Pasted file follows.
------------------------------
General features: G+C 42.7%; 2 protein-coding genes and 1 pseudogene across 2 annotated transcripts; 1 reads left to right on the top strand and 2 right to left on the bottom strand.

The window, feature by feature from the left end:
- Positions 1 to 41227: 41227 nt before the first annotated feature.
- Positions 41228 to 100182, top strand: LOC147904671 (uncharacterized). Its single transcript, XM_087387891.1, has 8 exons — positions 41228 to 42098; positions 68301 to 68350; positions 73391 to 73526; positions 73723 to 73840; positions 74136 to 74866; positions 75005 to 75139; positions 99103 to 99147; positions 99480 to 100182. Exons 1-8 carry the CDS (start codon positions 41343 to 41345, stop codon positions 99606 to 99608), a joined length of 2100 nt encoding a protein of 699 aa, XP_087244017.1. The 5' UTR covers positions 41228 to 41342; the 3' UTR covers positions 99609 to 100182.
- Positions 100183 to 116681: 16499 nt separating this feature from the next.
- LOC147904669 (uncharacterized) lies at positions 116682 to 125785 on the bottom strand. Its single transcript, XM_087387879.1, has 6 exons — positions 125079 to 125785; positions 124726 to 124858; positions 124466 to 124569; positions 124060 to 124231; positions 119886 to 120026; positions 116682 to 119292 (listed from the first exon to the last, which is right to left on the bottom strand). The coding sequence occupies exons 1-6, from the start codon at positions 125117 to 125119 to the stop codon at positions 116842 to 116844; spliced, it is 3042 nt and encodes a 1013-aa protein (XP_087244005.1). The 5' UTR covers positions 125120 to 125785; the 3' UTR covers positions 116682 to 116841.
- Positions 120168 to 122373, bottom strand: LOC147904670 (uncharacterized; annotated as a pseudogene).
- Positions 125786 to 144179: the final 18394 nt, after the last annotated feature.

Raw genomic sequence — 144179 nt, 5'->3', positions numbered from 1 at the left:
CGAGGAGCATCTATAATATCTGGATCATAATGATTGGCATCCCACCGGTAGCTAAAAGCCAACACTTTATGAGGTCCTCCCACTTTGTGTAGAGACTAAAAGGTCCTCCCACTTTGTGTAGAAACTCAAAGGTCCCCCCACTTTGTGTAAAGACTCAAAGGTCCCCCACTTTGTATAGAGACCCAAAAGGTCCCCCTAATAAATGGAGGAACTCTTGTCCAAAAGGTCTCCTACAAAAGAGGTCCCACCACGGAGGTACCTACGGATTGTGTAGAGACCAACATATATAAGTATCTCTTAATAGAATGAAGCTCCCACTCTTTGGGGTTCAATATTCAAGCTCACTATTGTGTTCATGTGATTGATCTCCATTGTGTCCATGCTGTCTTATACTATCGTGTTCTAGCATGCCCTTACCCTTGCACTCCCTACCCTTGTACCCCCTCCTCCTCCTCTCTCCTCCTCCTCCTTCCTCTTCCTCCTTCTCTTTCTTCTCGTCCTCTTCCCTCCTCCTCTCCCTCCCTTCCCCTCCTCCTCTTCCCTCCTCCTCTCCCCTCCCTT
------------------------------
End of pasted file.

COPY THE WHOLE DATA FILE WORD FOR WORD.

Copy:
General features: G+C 42.7%; 2 protein-coding genes and 1 pseudogene across 2 annotated transcripts; 1 reads left to right on the top strand and 2 right to left on the bottom strand.

The window, feature by feature from the left end:
- Positions 1 to 41227: 41227 nt before the first annotated feature.
- Positions 41228 to 100182, top strand: LOC147904671 (uncharacterized). Its single transcript, XM_087387891.1, has 8 exons — positions 41228 to 42098; positions 68301 to 68350; positions 73391 to 73526; positions 73723 to 73840; positions 74136 to 74866; positions 75005 to 75139; positions 99103 to 99147; positions 99480 to 100182. Exons 1-8 carry the CDS (start codon positions 41343 to 41345, stop codon positions 99606 to 99608), a joined length of 2100 nt encoding a protein of 699 aa, XP_087244017.1. The 5' UTR covers positions 41228 to 41342; the 3' UTR covers positions 99609 to 100182.
- Positions 100183 to 116681: 16499 nt separating this feature from the next.
- LOC147904669 (uncharacterized) lies at positions 116682 to 125785 on the bottom strand. Its single transcript, XM_087387879.1, has 6 exons — positions 125079 to 125785; positions 124726 to 124858; positions 124466 to 124569; positions 124060 to 124231; positions 119886 to 120026; positions 116682 to 119292 (listed from the first exon to the last, which is right to left on the bottom strand). The coding sequence occupies exons 1-6, from the start codon at positions 125117 to 125119 to the stop codon at positions 116842 to 116844; spliced, it is 3042 nt and encodes a 1013-aa protein (XP_087244005.1). The 5' UTR covers positions 125120 to 125785; the 3' UTR covers positions 116682 to 116841.
- Positions 120168 to 122373, bottom strand: LOC147904670 (uncharacterized; annotated as a pseudogene).
- Positions 125786 to 144179: the final 18394 nt, after the last annotated feature.

Raw genomic sequence — 144179 nt, 5'->3', positions numbered from 1 at the left:
CGAGGAGCATCTATAATATCTGGATCATAATGATTGGCATCCCACCGGTAGCTAAAAGCCAACACTTTATGAGGTCCTCCCACTTTGTGTAGAGACTAAAAGGTCCTCCCACTTTGTGTAGAAACTCAAAGGTCCCCCCACTTTGTGTAAAGACTCAAAGGTCCCCCACTTTGTATAGAGACCCAAAAGGTCCCCCTAATAAATGGAGGAACTCTTGTCCAAAAGGTCTCCTACAAAAGAGGTCCCACCACGGAGGTACCTACGGATTGTGTAGAGACCAACATATATAAGTATCTCTTAATAGAATGAAGCTCCCACTCTTTGGGGTTCAATATTCAAGCTCACTATTGTGTTCATGTGATTGATCTCCATTGTGTCCATGCTGTCTTATACTATCGTGTTCTAGCATGCCCTTACCCTTGCACTCCCTACCCTTGTACCCCCTCCTCCTCCTCTCTCCTCCTCCTCCTTCCTCTTCCTCCTTCTCTTTCTTCTCGTCCTCTTCCCTCCTCCTCTCCCTCCCTTCCCCTCCTCCTCTTCCCTCCTCCTCTCCCCTCCCTT